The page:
My favorite word? I can only pick ONE?

In yesterday’s blog salad (what I call the blogs I fill with short linked items that interest me), I had something from the Edinburgh book festival about authors’ favorite words. I wasn’t there and thus wasn’t asked for mine. So I’ll give it to you now.

Wait!

A favorite word? ONE? Just *one*? You’re kidding!

I’m reminded of the poor idiot who blundered into the dark cave and felt shifting pebbles under his feet and tried to touch them. A voice from the dark said, “If you take one, you will regret it. If you don’t take one, you will regret it.”

So he took one, figuring if he was going to regret it anyway he might as well know why. When he made his way out of the dark cave (to which he could never return…) he
examined his prize and found it to be a jewel of great value and beauty. The voice was vindicated because if he had not taken the one he had in his hand he would have been haunted by what-ifs; but now that he knew what he had, he regretted not having filled his pockets with the “pebbles” while he had the chance.

So, one word? ONE? If I pick one, I will regret it; if I don’t pick one, I will regret it…

So I’ll pick one.

*WINTER*.

And damn G R R Martin’s eyes for stealing “Winter is coming” and associating it forever with a single story, a single world, and what’s more for making it a threat, a warning. “Winter is coming” is used as a club, as a prod, as a bribe – because winter is coming and with it bad things you’d better take care of things NOW because if you don’t then you may never get to.

But winter is beautiful.

Snow is beautiful, and silent, and pure, and shimmers under a cold winter moon with a magic that is uniquely its own and can smite you with its icy glory. The quality of winter light is beautiful, sharp and slivered  and cold, its shadows blue, edged with a honed black on which you can cut your hand if you reach out and touch it. Winter stars are closer and brighter. The smell of winter mornings, with the night frost still in the air, is exhilarating. Winter winds have voices.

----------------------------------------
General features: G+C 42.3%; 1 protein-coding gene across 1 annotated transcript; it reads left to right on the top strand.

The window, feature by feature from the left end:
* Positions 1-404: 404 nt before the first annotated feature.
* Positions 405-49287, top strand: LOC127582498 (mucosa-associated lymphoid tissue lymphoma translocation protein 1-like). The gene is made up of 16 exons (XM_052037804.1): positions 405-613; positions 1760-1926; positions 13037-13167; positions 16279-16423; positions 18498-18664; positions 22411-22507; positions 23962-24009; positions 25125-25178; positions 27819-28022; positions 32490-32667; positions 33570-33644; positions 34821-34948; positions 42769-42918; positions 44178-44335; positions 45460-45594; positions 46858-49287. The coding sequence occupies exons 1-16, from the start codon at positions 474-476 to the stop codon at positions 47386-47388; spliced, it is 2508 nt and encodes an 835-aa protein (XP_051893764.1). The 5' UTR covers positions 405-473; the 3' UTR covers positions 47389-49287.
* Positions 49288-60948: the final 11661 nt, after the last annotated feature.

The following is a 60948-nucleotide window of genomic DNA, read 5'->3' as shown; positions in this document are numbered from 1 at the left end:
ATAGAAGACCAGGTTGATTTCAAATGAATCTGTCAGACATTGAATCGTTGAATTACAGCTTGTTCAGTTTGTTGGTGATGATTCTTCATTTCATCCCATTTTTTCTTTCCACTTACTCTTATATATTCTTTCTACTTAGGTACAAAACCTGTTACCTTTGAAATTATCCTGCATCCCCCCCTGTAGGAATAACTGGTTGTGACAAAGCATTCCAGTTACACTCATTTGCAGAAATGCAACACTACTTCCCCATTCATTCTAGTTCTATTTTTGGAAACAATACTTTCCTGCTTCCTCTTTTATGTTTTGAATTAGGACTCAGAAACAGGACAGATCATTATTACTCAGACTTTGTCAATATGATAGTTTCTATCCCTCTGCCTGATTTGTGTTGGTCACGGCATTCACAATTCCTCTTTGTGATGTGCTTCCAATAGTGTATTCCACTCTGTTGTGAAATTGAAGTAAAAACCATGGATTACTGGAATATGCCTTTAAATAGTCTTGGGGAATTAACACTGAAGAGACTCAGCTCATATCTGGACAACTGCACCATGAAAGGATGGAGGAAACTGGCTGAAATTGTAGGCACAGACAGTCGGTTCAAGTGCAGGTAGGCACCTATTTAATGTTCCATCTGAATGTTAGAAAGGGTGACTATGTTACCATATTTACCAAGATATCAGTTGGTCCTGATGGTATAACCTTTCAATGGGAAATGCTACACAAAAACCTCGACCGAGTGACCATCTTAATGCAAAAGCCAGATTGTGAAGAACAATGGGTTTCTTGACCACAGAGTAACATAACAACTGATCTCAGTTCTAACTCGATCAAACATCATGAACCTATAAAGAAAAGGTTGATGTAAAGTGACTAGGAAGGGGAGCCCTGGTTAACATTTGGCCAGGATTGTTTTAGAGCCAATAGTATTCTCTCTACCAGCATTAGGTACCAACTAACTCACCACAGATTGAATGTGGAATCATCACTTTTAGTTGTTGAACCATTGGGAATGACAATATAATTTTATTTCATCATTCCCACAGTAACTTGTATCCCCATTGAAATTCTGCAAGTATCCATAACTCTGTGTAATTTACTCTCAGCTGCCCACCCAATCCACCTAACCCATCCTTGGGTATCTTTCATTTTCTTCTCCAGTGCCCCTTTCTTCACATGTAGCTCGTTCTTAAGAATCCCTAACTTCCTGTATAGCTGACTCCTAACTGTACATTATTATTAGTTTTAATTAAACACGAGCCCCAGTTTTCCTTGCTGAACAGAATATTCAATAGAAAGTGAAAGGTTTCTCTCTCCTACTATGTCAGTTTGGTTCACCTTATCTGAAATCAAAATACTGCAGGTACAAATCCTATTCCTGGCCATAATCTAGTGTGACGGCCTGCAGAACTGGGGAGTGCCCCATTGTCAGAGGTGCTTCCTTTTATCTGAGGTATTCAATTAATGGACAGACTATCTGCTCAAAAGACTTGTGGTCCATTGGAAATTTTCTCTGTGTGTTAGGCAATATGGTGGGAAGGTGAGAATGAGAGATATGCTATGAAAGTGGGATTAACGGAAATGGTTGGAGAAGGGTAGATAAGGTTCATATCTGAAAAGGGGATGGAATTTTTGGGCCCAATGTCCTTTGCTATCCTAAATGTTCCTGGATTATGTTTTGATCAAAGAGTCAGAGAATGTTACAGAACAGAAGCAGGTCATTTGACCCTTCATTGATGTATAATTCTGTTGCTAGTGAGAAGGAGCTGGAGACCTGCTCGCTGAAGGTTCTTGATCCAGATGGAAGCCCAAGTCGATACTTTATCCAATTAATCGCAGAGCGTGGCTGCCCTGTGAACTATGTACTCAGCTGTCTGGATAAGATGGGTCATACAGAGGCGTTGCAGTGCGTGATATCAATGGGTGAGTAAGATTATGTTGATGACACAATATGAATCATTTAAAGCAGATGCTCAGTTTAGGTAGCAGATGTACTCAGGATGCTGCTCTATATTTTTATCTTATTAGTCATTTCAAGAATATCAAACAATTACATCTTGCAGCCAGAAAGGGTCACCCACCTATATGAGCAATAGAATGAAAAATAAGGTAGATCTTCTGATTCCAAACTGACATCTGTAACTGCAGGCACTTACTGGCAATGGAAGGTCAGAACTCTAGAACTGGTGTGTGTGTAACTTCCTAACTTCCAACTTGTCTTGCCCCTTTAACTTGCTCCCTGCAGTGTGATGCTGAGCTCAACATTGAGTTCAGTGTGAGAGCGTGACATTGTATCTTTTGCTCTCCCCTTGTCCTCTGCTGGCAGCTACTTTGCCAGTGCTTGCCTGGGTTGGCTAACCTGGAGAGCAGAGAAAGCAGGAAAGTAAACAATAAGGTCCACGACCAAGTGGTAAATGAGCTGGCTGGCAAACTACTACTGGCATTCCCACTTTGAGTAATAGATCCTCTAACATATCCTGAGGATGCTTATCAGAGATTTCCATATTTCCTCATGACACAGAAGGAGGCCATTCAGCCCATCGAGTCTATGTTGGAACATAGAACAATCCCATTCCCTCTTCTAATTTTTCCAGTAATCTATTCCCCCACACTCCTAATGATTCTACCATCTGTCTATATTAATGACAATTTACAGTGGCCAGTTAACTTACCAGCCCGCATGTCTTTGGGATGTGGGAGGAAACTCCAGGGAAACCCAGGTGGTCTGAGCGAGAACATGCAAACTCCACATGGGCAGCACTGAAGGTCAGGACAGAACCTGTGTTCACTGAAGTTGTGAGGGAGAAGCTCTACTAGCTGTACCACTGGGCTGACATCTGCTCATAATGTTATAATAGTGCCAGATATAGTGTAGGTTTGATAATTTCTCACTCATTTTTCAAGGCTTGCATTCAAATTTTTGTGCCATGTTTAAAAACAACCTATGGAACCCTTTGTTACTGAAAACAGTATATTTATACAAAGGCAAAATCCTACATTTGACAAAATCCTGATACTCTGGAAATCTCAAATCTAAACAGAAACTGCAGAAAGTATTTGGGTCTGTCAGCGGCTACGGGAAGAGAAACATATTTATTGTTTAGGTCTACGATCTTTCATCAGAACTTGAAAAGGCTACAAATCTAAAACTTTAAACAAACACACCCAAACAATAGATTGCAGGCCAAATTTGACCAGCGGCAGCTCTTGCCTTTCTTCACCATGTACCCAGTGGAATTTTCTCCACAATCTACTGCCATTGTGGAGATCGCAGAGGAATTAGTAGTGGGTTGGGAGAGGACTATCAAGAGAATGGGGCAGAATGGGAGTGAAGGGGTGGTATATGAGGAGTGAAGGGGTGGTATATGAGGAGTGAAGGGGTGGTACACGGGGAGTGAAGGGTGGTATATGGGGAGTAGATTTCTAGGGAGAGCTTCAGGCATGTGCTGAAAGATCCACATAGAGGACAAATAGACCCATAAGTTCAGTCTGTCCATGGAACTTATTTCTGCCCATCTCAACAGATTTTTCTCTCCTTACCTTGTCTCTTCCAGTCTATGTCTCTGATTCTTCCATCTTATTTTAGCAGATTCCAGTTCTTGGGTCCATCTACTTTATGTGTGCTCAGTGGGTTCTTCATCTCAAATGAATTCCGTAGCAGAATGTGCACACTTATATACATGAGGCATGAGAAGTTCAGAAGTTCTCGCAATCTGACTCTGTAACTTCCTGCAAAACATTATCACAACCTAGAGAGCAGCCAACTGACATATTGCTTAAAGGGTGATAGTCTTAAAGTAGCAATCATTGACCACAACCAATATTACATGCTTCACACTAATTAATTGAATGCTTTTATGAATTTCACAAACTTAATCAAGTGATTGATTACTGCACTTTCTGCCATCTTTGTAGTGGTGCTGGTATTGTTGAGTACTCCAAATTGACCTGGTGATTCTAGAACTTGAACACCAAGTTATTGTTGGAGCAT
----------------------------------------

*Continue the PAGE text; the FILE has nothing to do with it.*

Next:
I treasure winters. And long before Mr Martin and the HBO, when the first golden leaves begin falling from their trees I lifted my head like a hunting dog scenting quarry and whispered to myself, “Winter. WINTER is coming.”

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31 Day Blog Challenge, #15

MY DAY’S TIMELINE

Wake up. Get coffee brought to me in bed by loving husband (this was one of the things which he promised to do every day if I married him – and he has kept his word). Talk in bed while I finish that coffee. Kick the cat out from behind my knees and get up.

Have breakfast. Feed the birds (though the squirrels usually get there first) outside. Grab another cup of coffee and take it down to my computer. Check my email. Check the web. Write. Go waste time on Facebook when I get stuck on something in the hope that something gets jostled loose. Drink more coffee. Write some more.

Have dinner. Watch something on TV. Sometimes go back to the computer, after that. Come midnight or so, go to bed. Suffer from the usual insomnia for an hour or two, and then finally fall asleep. And then, wake up…

Sometimes shaken up by going out to do errands, taking time out to do chores like paying bills or dealing with the business end of writing, playing with the cat, etc.

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Famous Writers Who Loved Sports

It’s not always jocks vs. nerds, Buzzfeed says.

If Tolkien hadn’t been injured playing tennis, it’s entirely possible that there would be NO SUCH THING as Gandalf the Grey. *shudders*

tolkien-sports

The New York Times’ tennis blog Straight Sets explains:

“But continuing to play tennis after the age of 40, Tolkien found himself wounded by the sport. After injuring his ankle in a match against Angus McIntosh, some 22 years his junior, Tolkien was immobilized, and his idleness beget the fantasy series that would bring him worldwide acclaim…”

Writers and sports

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After 65 years, a memorial gives names to crash victims

A fiery plane crash in 1948 killed 32 people, most of them unidentified Mexican farmworkers. A writer’s painstaking detective work has answered the question posed in Woody Guthrie’s song about the crash — who are all these people “scattered like dry leaves?”

The power of names

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